• Is now the right time? How you’re feeling when you use benzodiazepine can impact the effects you may experience, so consider checking in with yourself and thinking about whether now is a good time for you.

  • Do I know what I’m taking? Researching what you’re planning to take, what the effects can be and how to reduce harm can help to keep you safe. 

  • Have I contacted a friend or family member? In case you need help while you’re taking benzodiazepine, consider telling someone your plans.

While you're using:

Start low, go slow

Strength can vary between batches, even if you take the drug regularly, starting with a small amount and waiting at least two hours before your next dose can help to reduce the risk of overdose.

Go at your own pace

Everyone responds differently to drugs - trying to keep up with others puts you at greater risk of overdosing. 

Try not to mix

Mixing benzodiazepines with other drugs can increase your risk of overdose. Mixing with alcohol and depressant drugs (such as opioids) is particularly dangerous, as this can slow your breathing and heart rate.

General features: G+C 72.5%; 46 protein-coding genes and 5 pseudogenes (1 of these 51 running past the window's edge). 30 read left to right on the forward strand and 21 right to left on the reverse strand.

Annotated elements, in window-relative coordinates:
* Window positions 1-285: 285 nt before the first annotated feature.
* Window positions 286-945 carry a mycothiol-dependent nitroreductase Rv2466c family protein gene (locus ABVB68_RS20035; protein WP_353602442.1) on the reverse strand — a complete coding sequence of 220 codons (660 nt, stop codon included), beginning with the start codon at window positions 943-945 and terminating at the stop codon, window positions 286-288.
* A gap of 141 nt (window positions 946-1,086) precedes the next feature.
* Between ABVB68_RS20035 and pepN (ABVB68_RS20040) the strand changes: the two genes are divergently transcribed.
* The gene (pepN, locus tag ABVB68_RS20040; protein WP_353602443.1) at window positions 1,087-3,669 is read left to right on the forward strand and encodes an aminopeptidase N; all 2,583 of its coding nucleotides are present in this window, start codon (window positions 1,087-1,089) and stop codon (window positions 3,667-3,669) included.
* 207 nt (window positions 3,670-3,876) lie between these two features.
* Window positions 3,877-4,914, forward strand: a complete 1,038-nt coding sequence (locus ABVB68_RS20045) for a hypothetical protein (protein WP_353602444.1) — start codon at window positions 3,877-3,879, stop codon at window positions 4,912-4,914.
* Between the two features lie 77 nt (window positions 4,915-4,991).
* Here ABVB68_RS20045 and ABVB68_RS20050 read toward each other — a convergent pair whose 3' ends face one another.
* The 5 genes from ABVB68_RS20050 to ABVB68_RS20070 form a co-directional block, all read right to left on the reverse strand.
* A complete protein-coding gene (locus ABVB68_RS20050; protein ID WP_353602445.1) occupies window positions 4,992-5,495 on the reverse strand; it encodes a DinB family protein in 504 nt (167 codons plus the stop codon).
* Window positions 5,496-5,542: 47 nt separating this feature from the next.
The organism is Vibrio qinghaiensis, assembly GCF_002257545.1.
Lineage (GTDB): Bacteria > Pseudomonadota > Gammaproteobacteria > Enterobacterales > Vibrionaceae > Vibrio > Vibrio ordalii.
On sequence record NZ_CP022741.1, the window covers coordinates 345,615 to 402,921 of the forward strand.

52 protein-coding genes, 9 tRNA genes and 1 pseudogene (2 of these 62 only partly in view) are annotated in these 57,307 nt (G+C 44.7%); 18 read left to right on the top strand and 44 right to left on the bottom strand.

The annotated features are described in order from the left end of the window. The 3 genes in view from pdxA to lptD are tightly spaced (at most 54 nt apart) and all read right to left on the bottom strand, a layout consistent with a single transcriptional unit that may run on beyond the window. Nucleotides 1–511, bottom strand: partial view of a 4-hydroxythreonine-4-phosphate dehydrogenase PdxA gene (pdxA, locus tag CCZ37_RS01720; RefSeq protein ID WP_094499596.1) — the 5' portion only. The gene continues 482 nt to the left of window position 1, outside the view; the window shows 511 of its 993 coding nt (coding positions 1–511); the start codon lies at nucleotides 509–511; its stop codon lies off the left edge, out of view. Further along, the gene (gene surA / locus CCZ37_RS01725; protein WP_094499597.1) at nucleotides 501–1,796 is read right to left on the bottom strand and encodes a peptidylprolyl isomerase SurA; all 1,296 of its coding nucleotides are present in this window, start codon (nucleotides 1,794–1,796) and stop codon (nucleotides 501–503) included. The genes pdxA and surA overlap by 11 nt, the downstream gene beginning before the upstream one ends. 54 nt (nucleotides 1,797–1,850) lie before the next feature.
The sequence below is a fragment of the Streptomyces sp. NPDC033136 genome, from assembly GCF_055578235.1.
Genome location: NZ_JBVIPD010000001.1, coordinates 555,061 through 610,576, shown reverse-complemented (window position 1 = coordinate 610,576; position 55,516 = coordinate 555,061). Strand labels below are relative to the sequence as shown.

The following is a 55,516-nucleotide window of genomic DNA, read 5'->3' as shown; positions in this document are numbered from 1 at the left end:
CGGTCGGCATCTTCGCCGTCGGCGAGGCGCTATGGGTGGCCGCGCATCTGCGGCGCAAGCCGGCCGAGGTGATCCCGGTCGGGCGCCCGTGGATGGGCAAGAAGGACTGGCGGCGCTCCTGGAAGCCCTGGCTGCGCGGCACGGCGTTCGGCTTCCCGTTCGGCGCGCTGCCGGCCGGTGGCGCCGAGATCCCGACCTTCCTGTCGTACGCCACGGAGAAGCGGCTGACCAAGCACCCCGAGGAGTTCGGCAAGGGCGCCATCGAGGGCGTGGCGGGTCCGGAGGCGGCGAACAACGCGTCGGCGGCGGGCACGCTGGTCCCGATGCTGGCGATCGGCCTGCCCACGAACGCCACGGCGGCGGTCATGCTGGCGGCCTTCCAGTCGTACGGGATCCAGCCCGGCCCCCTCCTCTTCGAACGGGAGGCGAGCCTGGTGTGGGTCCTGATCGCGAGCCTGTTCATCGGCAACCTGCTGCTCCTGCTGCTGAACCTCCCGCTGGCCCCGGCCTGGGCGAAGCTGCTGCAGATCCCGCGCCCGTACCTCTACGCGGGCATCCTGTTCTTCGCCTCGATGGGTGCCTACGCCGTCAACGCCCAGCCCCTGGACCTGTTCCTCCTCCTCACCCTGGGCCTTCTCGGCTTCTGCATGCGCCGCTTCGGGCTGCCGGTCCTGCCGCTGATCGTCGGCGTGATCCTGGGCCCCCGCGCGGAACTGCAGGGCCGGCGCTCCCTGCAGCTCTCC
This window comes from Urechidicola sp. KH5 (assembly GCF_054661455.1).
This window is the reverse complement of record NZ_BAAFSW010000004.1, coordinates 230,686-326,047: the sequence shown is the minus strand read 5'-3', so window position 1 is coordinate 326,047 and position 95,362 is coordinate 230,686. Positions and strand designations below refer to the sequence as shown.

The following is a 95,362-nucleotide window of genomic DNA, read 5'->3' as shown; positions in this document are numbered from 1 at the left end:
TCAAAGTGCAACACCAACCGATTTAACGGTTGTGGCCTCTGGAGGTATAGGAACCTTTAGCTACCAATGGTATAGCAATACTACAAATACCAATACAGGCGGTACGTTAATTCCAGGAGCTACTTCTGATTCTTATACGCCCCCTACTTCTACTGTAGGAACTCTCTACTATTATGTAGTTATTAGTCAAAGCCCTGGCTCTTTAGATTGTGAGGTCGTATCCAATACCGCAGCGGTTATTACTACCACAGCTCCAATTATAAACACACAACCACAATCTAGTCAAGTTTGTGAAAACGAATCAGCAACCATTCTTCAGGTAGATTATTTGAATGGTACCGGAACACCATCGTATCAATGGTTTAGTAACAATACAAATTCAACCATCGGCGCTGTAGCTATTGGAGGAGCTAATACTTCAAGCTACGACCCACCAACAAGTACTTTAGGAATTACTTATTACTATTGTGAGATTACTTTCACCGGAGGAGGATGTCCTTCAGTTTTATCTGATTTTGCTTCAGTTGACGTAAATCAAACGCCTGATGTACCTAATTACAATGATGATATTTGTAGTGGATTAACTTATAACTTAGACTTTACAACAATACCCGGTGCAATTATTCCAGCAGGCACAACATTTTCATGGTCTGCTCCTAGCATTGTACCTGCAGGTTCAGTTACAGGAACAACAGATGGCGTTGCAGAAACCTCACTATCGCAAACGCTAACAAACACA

Opt for methods that carry less risk 

It’s less risky to swallow or snort benzodiazepines than to inject.

Find a safe space

Where you are when you take cannabis can impact the effects you may experience, so try and find a space where you feel safe, comfortable, with people you trust.

Use your own equipment

Using your own equipment can help to prevent the spread of blood-borne viruses (BBVS) like hep B, hep C and HIV.  You can get clean equipment from any substance misuse service and many pharmacies.

The recovery position

The recovery position helps to prevent someone unconscious from choking on vomit. If someone is unconscious, putting them in the recovery position, getting help if needed, and staying with them will help to reduce the risk of harm.

After using benzodiazepines:

  • Looking after and being kind to yourself is important - get plenty of sleep and rest, and try to avoid taking any other drugs to give your body time to recover

  • Refuelling will help your recovery - this includes drinking plenty of water and eating something nutritious which is soft on your stomach and not too rich

  • If you think you may be at risk of blood-borne viruses (BBVs) like Hep B, Hep C and HIV, you can access free testing from any drug and alcohol service, your GP, or a sexual health centre. You can catch a BBV even if you don’t inject a drug - through unprotected sex or sharing equipment

And always remember - if you’re feeling low and feel you can’t talk to a friend or family member, contact us for help through our webchat or find your local service.